Creating a creative classroom

Languages are as alive as the people who speak them.  They live, breathe, evolve and are influenced by their social and historical context.  Therefore, a rigid non-flexible approach is ineffective in teaching as in order to own a language our students need to live it.  We, as teachers, need to make sure that we do everything we possibly can to get our students to engage with their lessons and to do this we need to make sure we are creating a creative classroom.

Some areas to consider when lesson planning

How am I going to use my teaching space?

As a teacher, in most contexts, you have some level of control over how you want your students to be sat. And I don’t just mean whether you choose the horseshoe desk formation or arrange your students in lines. Can we take it one step further? Do you even want your students sat at desks?  Do you want to transform your teaching space into a cafè, aeroplane, safari truck? Do you want your students sat on the floor or are you going to abandon tables and chairs completely and have a gallery style lesson?  The key to creating a creative classroom is in how we look at our teaching space.

The classroom is a blank canvas and we as teachers can paint the pictures to set the scenes.  Even with permanent, immovable desks, sprinkle a little imagination and our classrooms can become literally anything we want them to be.  It’s amazing how much roleplay and imagination can stimulate learners’ production skills.

What is the focal point of my class? 

Are you presenting using the board? a powerpoint presentation? some images displayed on the walls of your class? Or are your students going to become the narrators of whichever language point you want to focus on?

What variety of activities am I going to use? 

It goes without saying that to keep pace and interest levels high it is important to use a variety of activities, ideally which utilise different mediums.  When I first started teaching I would spend hours making various materials in order to provide a series of different activities. But that isn’t important, there are a multitude of ways to exploit one material to provide numerous different activities.  Short, engaging activities give your students plenty of opportunities to practice the target language and allows them to tap into their own imaginations and create a creative classroom.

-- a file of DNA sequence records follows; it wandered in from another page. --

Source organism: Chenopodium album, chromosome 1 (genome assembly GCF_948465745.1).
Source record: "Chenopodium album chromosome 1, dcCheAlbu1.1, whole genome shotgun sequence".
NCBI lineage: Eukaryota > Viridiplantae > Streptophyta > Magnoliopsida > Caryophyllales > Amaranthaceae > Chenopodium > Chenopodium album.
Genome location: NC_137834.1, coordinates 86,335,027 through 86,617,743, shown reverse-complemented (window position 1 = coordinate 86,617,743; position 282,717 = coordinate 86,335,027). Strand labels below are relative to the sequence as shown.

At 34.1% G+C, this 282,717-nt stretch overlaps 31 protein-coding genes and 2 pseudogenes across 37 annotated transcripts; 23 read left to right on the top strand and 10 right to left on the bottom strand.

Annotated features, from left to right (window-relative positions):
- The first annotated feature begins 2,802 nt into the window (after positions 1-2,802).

How am I giving my students the opportunity to escape?

I don’t mean from the lesson, I mean from their everyday lives.  Whether you are a high flying businessman or an apathetic teenager, you are likely to experience some sort of monotony which will stem your language.  By allowing our students to change character through role plays, storytelling or writing activities we are allowing them to enter a whole new world where they can lose their inhibitions and really feel free to expand linguistically.  It’s amazing how donning a mask, in the form of a ‘character’ can encourage even the most self-conscious of learners to let themselves be free, and therefore let themselves experiment with language and be free to make mistakes because this is where real learning happens.

How am I going to play with the senses?

An experience that causes an individual to have an emotional response is more likely to be remembered than one that doesn’t (Willis, 2006). Everyone remembers their first day of school, what they were wearing, how they felt and even some minor insignificant details.  It’s because we are emotionally invested and if we can get our students to connect with our lessons on an emotional level, they are far more likely to remember them. So how can we exploit this in our lessons? Are you going to use music or sound effects to make an activity more emotive? Is there a poignant or shocking image that you want to use to trigger a debate? How can you inject humour and laughter into your activities?


How are you creating a creative classroom? Let me know how you encourage creativity with your learners in the comments below.


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